Building the SMB Central Nervous System

Verticalized tech for SMBs, a once untenable VC category, is about to have its moment

Obvious |
Photo by Ula Šveikauskaitė

When I was growing up, my parents owned and operated a small golf supply company. They were immigrants from Taiwan who found a niche importing graphite from the old country that they then turned into golf shafts and sold to pro shops. I grew up in their office and started working part-time for the company when I was 13. 

The business software we used seemed ancient, even for 2005. The user experiences were awful. The tools weren’t built for our business. Easy access to capital didn’t exist. Expanding our business required increasingly larger lines of credit to pay for inventory. Banks weren’t willing to offer loans to a small golf business, making growth challenging.

All these years later, things aren’t much better for small business owners – mired in highly manual workflows with generalized, outdated technology and a lack of access to capital – despite making up the backbone of the U.S. economy (32 million small businesses employ about 60 million people accounting for 40% of our GDP). Add major labor shortages, inflation, and a COVID-shifted retail reality to the equation, and it’s no surprise that nearly half of small business owners are experiencing burnout. 

At Obvious Ventures, we invest in startups that are tackling these challenges and helping SMBs maximize their potential. We foresee the creation of a new generation of startups that act as the central nervous system for SMBs’ respective, verticalized markets. We are talking about purpose-built solutions that are designed to solve core challenges specific to the market they address, many of which are hiding in plain sight – retail, construction, manufacturing, shipping, agriculture, and more. 

The Secrets of Success

Drilling into a great opportunity that realizes the full potential of a vertical market requires us to understand the key customer pain points. In interviewing founders within our portfolio, they confirmed what my parents experienced:

  • Manual workflows: Highly manual workflows remain with a shocking number of businesses, where pen and paper are often the most common solution.
  • Lack of support: Smaller businesses are notoriously understaffed. Business owners struggle to hire and retain employees.
  • Tight cash flow: Slow payment times with suppliers, rising inventory costs, and lack of available banking options are all regular concerns for small businesses. 

Companies that can solve these challenges will have the ability to capitalize on a massive opportunity, and while the steps to get there vary by market, the core foundations have already been laid out elsewhere. Here are two examples:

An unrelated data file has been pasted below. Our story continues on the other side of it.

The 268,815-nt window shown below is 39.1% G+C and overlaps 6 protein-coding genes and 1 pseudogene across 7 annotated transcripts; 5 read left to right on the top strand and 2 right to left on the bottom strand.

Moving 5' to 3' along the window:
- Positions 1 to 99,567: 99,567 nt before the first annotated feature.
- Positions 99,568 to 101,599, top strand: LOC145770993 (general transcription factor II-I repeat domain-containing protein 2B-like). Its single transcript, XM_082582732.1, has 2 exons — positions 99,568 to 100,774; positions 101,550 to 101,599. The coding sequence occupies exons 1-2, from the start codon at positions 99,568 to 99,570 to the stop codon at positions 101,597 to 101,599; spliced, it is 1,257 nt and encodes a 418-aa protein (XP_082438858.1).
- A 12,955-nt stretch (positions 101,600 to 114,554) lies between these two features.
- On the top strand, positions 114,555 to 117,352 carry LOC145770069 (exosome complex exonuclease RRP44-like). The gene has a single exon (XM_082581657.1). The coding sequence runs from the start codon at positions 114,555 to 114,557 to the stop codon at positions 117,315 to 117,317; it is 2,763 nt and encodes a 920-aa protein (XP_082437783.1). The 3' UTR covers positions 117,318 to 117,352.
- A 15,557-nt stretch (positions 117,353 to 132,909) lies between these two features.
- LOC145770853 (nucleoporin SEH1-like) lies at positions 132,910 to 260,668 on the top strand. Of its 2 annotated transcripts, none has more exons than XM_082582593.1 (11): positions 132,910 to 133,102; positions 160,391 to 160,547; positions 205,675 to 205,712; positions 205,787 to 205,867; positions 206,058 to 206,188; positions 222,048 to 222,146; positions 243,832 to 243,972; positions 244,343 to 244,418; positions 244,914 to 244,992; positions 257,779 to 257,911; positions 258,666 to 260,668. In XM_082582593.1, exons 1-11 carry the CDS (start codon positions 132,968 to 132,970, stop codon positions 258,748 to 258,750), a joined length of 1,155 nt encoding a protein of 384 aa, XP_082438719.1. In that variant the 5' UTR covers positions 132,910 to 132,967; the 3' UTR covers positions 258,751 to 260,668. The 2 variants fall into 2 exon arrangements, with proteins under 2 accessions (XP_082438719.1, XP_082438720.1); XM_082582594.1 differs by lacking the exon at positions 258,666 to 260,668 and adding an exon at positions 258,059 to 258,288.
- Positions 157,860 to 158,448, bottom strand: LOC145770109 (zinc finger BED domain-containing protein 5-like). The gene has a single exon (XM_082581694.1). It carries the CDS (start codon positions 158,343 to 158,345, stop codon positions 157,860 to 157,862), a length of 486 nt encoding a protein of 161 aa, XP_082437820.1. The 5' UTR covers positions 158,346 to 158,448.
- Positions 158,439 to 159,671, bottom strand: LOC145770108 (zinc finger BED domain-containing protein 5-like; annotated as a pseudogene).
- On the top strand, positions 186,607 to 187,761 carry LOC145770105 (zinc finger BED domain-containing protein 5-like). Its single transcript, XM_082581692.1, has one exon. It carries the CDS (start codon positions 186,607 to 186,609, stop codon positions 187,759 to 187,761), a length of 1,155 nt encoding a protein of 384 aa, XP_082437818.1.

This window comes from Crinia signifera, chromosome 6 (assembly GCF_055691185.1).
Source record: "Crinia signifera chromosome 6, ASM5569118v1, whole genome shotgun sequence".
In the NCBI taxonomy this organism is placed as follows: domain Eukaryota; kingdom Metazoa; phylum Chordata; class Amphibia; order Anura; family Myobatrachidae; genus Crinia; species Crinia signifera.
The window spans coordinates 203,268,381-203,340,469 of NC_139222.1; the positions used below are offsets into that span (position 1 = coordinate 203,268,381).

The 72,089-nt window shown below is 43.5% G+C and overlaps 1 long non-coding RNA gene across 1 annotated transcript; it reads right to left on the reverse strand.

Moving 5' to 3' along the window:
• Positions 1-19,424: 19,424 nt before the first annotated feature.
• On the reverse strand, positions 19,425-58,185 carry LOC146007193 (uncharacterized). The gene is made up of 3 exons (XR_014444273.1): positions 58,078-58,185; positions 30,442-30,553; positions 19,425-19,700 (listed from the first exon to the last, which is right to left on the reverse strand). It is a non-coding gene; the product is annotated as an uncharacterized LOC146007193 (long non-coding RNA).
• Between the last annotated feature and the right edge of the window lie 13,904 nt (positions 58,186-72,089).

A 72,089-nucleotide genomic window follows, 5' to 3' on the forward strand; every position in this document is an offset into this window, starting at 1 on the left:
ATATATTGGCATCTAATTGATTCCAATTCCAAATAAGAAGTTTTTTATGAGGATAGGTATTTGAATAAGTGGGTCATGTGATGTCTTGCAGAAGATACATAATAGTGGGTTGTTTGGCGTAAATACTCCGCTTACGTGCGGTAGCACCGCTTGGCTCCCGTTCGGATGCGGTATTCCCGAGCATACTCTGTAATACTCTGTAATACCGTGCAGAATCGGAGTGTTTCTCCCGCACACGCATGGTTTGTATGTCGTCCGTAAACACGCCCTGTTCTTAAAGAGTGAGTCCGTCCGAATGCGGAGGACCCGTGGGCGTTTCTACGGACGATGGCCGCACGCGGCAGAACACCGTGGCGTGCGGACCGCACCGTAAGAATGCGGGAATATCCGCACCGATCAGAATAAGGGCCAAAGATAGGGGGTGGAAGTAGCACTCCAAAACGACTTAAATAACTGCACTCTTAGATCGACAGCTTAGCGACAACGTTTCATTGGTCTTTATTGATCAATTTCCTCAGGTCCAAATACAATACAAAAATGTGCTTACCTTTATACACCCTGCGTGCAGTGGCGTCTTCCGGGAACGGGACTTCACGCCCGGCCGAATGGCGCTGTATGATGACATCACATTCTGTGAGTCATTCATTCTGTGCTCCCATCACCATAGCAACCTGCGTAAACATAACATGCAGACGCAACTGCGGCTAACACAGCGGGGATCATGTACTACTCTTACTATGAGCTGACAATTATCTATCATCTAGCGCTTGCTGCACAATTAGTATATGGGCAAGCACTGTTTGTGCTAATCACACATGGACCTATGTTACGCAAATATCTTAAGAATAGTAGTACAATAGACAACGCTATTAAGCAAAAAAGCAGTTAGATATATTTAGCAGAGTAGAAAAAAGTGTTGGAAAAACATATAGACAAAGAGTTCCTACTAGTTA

Shopify: Solving eCommerce

Shopify made it easy to sell online without needing to hire incremental support. Their product soon became the core operating system for businesses, owning all the product and customer information that the businesses relied on. Once they “owned” the customer, Shopify continued to build products tackling other pain points. Shopify subsequently recognized the challenges that retailers faced with payments and expanded into payment processing, which now drives the majority of their revenue. 

Square: Solving checkout

Square started with a simple but important problem for restaurants and other small businesses: checkout. A combination of hardware and software unlocked payments at the point of sale and became core to their customers for running their business and collecting transaction data. Square continued to release more products to address incremental pain points for its customers. Today, Square offers an entire suite of financial services from payments to banking, lending, and payroll. 

These two examples are deeply instructive for how startups might approach building products for verticalized SMBs and can be broken down into three steps. 

1. Own the System

Access appears to be the key enabler. Building a central nervous system starts by addressing the first two important pain points: manual workflows and lack of support in core operations. What those workflows are will vary by category and need to be purpose-built for their market (e.g., restaurants and trucking companies run their operations much differently, and need bespoke software solutions). Whatever it is – an ERP, a storefront, a management system – it needs access even before it can own the data, something businesses today can’t thrive without. 

2. Collect the Data

Once you have the system that orchestrates the primary workflows of a business, the next step is to leverage that incremental business data. Being the core system unlocks the inside view of the user journey which is key data that nobody else has access to. This is first-party data about why an end user does something and how use cases might be different across user archetypes. This is the opportunity to learn as much as possible about a market.

3. Unlock New Products

Incremental data unlocks the last key pain point: access to capital. Incremental business and customer data make financial service offerings a strong complement to the core software solution. Fintech has now become the next major expansion opportunity in these markets and modern APIs are enabling financial services to be embedded within these software stacks to uniquely drive better access, underwriting, and experience at the edge.

While we are still in the early innings of this vertical market evolution, there are scores of startups striving to become the CNS across many markets.